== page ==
This post originally ran in the EducationWeek Learning Deeply blog.
If you’ve been following this blog’s collective journey into Learning Deeply, you’ve caught glimpses of the schools, educators, and empowered learners that embody deeper learning. All of these inspiring elements and actors exist within carefully concocted systems of education, but where does the policymaker fit into the picture? How can the policies that shape a system inspire innovations that lead to deeper learning?
Judging from popular education discourse, the terms “education policy” and “inspiration” aren’t often coupled, unless to emphasize the negative. Critics point to policies they see as stifling local innovation and creativity, citing as examples such as overly prescriptive curricula; standardized testing in lieu of authentic deeper learning experiences; high stakes accountability; and inflexible funding streams. Critics fault such policies for leaving little room for imagination or creative risk.
I was never more aware of education policy’s repressive reputation than at this year’s SXSWedu conference. In a “panelstorm” hosted by IDEO and the New York City Department of Education Office of Innovation, a large audience of educators, policymakers, and developers were encouraged to write empathetic “love letters” to one another in search of more effective collaboration. As the lone representative of policymakers in the room, I was the recipient of the educators’ collective refrain: give us more credit, fewer mandates, more freedom to improvise, and believe that we care about our students, too.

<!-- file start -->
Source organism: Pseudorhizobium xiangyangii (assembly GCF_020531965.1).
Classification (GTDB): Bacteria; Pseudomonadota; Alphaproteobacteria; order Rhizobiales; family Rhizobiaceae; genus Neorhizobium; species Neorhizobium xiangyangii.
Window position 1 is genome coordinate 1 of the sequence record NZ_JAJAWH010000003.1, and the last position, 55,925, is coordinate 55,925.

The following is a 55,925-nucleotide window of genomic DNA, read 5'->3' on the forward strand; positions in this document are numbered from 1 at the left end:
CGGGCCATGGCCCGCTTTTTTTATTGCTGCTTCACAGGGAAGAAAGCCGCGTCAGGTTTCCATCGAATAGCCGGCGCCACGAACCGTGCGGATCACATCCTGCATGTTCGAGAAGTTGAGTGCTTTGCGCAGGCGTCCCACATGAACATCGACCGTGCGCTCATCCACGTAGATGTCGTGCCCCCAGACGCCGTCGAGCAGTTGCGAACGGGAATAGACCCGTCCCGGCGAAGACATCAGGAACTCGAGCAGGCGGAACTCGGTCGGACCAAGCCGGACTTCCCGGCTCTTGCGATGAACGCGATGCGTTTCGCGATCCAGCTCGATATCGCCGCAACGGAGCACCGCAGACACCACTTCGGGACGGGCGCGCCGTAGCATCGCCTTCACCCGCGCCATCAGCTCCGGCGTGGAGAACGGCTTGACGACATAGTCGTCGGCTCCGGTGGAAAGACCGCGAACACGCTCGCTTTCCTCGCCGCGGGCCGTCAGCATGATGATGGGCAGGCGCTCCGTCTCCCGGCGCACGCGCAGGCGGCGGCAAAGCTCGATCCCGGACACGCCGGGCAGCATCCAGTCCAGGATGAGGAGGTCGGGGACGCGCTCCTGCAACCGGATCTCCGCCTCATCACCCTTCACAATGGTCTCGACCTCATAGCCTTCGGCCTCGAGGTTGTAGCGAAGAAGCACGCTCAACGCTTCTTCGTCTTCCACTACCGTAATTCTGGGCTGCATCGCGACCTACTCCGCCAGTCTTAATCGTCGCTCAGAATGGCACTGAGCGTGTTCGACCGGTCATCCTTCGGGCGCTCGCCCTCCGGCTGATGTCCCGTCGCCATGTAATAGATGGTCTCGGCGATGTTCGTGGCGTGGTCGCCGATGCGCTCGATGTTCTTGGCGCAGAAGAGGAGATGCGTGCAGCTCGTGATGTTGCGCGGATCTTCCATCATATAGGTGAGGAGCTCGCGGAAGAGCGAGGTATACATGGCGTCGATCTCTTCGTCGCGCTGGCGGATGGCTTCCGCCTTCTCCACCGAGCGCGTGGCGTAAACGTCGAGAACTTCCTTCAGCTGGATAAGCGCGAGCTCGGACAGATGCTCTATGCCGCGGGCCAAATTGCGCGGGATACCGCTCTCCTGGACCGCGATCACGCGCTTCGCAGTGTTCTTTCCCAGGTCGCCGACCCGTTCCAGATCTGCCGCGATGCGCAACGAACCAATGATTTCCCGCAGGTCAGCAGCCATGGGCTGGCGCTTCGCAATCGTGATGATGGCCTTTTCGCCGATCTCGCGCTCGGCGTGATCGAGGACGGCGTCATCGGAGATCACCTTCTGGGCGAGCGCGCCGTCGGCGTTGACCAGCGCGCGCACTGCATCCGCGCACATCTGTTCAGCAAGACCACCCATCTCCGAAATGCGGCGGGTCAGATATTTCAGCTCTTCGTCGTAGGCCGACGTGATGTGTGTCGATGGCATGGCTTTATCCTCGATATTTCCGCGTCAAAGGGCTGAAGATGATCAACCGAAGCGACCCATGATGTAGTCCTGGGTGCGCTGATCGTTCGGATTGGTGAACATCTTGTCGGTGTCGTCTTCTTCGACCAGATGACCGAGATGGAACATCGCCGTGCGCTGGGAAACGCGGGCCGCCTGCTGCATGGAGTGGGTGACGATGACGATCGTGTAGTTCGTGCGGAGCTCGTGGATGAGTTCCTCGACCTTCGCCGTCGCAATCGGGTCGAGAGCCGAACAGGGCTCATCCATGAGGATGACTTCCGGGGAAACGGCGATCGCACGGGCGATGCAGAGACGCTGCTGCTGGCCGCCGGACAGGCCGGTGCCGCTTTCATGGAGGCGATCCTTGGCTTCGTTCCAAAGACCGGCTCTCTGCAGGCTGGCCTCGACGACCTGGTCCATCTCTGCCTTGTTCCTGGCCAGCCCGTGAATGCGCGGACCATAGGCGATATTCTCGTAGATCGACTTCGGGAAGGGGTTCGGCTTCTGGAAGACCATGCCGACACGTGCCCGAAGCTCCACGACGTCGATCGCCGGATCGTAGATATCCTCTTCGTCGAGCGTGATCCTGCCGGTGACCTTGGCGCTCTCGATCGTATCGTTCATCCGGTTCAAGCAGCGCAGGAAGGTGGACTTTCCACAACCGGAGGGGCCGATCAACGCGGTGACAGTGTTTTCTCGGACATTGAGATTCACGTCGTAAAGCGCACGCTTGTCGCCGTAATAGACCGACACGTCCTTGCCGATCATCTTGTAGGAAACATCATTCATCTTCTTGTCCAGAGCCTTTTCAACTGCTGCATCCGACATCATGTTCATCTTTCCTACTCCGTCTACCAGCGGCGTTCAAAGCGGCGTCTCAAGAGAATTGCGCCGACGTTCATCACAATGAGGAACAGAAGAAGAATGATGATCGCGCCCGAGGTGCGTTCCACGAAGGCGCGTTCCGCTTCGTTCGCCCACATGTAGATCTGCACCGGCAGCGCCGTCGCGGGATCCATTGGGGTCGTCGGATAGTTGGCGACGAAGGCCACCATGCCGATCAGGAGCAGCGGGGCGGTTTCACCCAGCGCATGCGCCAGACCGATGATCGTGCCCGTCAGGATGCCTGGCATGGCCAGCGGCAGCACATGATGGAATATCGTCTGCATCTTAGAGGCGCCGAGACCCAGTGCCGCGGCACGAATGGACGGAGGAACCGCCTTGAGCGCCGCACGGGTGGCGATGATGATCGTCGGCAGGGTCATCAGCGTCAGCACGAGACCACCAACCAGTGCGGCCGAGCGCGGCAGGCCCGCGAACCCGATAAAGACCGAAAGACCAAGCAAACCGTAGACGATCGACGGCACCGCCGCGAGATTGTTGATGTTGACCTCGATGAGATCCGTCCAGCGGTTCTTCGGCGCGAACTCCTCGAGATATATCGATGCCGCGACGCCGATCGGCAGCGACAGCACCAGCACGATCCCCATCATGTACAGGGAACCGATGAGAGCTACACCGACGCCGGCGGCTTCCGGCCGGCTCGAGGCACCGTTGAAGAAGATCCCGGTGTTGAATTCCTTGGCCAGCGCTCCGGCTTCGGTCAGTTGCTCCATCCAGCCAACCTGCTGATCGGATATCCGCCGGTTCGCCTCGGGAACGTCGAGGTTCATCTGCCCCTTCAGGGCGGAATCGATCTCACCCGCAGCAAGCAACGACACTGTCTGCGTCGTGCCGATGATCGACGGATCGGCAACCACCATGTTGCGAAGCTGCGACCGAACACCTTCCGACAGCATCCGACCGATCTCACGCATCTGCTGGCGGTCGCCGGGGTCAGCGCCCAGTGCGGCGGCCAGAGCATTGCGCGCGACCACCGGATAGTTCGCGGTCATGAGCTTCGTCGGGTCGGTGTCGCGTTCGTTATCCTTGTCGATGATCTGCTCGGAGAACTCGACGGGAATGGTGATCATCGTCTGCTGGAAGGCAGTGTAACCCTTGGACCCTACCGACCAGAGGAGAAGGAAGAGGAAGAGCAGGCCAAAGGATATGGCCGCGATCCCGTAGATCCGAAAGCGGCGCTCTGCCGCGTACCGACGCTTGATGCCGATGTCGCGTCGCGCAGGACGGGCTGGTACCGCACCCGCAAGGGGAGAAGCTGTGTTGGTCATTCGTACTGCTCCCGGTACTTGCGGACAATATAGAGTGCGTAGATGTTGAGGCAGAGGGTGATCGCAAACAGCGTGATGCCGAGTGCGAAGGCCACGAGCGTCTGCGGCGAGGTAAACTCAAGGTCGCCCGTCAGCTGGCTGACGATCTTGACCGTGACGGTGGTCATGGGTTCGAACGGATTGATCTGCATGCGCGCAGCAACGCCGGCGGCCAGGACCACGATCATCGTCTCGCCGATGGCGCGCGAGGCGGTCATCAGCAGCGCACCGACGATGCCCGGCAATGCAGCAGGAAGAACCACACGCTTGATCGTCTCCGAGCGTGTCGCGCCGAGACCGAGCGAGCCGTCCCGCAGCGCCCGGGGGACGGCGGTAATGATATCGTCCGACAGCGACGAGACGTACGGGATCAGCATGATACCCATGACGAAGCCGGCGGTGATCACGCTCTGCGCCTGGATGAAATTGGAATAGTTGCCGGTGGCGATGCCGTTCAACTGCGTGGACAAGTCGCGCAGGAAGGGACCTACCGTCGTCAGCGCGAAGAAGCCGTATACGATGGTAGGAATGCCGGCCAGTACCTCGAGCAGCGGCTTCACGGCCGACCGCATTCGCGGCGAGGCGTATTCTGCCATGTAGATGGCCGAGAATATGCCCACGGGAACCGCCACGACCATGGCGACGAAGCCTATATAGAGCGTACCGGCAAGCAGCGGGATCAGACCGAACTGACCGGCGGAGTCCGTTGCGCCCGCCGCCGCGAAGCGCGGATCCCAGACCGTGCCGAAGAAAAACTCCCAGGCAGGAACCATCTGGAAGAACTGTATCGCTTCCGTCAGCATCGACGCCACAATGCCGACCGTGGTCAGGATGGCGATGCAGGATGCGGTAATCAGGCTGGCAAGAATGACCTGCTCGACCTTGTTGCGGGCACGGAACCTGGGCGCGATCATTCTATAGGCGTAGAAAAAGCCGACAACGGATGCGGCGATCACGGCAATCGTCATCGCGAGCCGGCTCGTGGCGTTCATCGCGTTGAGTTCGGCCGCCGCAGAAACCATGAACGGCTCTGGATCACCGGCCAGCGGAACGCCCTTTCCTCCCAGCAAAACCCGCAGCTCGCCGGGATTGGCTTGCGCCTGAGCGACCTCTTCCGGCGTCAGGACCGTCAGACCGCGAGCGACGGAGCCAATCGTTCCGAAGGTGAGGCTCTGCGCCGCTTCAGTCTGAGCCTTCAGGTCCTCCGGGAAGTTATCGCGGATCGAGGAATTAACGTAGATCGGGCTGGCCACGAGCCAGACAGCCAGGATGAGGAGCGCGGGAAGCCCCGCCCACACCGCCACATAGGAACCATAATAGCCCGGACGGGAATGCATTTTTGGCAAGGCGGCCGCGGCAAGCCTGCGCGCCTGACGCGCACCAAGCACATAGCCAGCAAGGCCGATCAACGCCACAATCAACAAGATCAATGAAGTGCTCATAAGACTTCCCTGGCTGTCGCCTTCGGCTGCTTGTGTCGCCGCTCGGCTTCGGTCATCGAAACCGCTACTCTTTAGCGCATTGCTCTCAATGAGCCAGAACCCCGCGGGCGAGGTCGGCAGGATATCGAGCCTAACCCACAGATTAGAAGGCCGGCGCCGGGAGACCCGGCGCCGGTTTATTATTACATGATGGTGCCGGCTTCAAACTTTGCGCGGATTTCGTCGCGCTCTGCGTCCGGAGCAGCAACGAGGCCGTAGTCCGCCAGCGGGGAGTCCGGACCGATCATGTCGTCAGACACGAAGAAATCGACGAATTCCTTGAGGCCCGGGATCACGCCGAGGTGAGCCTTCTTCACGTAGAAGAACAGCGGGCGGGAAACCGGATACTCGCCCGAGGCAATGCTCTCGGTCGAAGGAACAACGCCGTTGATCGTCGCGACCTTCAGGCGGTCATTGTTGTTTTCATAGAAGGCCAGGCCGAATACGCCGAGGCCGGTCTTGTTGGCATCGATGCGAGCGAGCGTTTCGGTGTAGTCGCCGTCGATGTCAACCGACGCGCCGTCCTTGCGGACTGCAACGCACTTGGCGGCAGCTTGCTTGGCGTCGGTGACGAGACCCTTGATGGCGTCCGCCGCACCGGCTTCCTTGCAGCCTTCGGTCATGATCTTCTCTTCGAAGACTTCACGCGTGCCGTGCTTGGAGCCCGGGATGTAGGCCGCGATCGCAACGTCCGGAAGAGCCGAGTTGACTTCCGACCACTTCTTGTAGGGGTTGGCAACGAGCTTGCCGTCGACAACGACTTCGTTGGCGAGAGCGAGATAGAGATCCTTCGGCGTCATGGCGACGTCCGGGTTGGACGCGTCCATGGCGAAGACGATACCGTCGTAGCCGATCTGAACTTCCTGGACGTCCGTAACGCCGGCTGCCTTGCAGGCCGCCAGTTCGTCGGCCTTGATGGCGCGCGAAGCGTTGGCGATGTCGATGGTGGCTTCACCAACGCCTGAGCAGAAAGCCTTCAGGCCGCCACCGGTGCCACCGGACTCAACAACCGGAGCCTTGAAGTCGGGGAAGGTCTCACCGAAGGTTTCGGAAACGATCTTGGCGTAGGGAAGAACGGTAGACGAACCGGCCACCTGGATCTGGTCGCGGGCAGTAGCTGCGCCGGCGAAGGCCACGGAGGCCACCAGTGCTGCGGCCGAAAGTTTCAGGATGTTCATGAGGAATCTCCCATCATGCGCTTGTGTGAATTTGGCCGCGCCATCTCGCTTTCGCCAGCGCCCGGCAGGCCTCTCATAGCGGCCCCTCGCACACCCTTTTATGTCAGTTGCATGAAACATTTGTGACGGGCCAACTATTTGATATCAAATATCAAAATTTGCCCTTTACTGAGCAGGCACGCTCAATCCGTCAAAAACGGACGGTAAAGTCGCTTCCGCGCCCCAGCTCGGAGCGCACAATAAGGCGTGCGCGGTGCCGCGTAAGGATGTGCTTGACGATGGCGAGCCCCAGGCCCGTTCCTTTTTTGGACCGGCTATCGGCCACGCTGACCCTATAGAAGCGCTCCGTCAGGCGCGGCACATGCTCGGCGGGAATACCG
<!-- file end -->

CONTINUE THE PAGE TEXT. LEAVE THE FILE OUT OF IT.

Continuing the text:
Instead of focusing entirely on compliance, can state policies be constructed to inspire innovations in deeper learning? We at CCSSO think so. But if deeper learning requires a fundamental shift in the classroom, then an equally important shift is required of the way we approach education policymaking.
From Push to Pull
History readily explains the compliance-driven systems we have today. Noble industrial era ideals of efficiency and quality assurance led 20th century policymakers to build an education system described by John Hagel, John Seely Brown, and Lang Davidson as a “push” system. In The Power of Pull, they define a “push” system as one that forecasts needs, deploys limited resources, and directs the cogs in the wheel to “do this, not that.” Likewise, Sir Ken Robinson’s popular characterization of the education system draws attention to the production-line mentality of the current model, suggesting that it was built for a different time based on a different philosophy than today’s mission to ensure every child is college and career ready.